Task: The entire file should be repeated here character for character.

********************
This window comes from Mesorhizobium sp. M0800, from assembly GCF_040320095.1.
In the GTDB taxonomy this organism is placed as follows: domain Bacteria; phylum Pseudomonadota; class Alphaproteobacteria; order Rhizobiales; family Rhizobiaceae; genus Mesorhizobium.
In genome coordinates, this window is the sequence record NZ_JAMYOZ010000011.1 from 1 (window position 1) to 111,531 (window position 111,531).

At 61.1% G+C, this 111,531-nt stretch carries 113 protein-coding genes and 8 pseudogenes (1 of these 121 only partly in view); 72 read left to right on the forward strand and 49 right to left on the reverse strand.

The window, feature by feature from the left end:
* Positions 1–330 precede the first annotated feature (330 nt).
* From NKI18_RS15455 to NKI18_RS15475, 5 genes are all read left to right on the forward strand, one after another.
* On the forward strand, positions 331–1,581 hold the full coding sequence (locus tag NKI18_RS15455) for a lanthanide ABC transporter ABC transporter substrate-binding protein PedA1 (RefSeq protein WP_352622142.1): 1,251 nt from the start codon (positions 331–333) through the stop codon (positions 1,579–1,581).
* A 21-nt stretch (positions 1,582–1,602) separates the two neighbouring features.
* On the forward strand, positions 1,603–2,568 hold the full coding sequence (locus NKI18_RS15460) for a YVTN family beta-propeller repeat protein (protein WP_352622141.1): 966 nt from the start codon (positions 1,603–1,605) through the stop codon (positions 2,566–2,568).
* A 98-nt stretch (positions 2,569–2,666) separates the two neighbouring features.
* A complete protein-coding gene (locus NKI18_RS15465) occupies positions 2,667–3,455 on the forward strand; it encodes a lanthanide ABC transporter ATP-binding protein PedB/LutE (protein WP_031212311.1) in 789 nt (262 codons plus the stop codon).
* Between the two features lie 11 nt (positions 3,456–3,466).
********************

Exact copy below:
This window comes from Mesorhizobium sp. M0800, from assembly GCF_040320095.1.
In the GTDB taxonomy this organism is placed as follows: domain Bacteria; phylum Pseudomonadota; class Alphaproteobacteria; order Rhizobiales; family Rhizobiaceae; genus Mesorhizobium.
In genome coordinates, this window is the sequence record NZ_JAMYOZ010000011.1 from 1 (window position 1) to 111,531 (window position 111,531).

At 61.1% G+C, this 111,531-nt stretch carries 113 protein-coding genes and 8 pseudogenes (1 of these 121 only partly in view); 72 read left to right on the forward strand and 49 right to left on the reverse strand.

The window, feature by feature from the left end:
* Positions 1–330 precede the first annotated feature (330 nt).
* From NKI18_RS15455 to NKI18_RS15475, 5 genes are all read left to right on the forward strand, one after another.
* On the forward strand, positions 331–1,581 hold the full coding sequence (locus tag NKI18_RS15455) for a lanthanide ABC transporter ABC transporter substrate-binding protein PedA1 (RefSeq protein WP_352622142.1): 1,251 nt from the start codon (positions 331–333) through the stop codon (positions 1,579–1,581).
* A 21-nt stretch (positions 1,582–1,602) separates the two neighbouring features.
* On the forward strand, positions 1,603–2,568 hold the full coding sequence (locus NKI18_RS15460) for a YVTN family beta-propeller repeat protein (protein WP_352622141.1): 966 nt from the start codon (positions 1,603–1,605) through the stop codon (positions 2,566–2,568).
* A 98-nt stretch (positions 2,569–2,666) separates the two neighbouring features.
* A complete protein-coding gene (locus NKI18_RS15465) occupies positions 2,667–3,455 on the forward strand; it encodes a lanthanide ABC transporter ATP-binding protein PedB/LutE (protein WP_031212311.1) in 789 nt (262 codons plus the stop codon).
* Between the two features lie 11 nt (positions 3,456–3,466).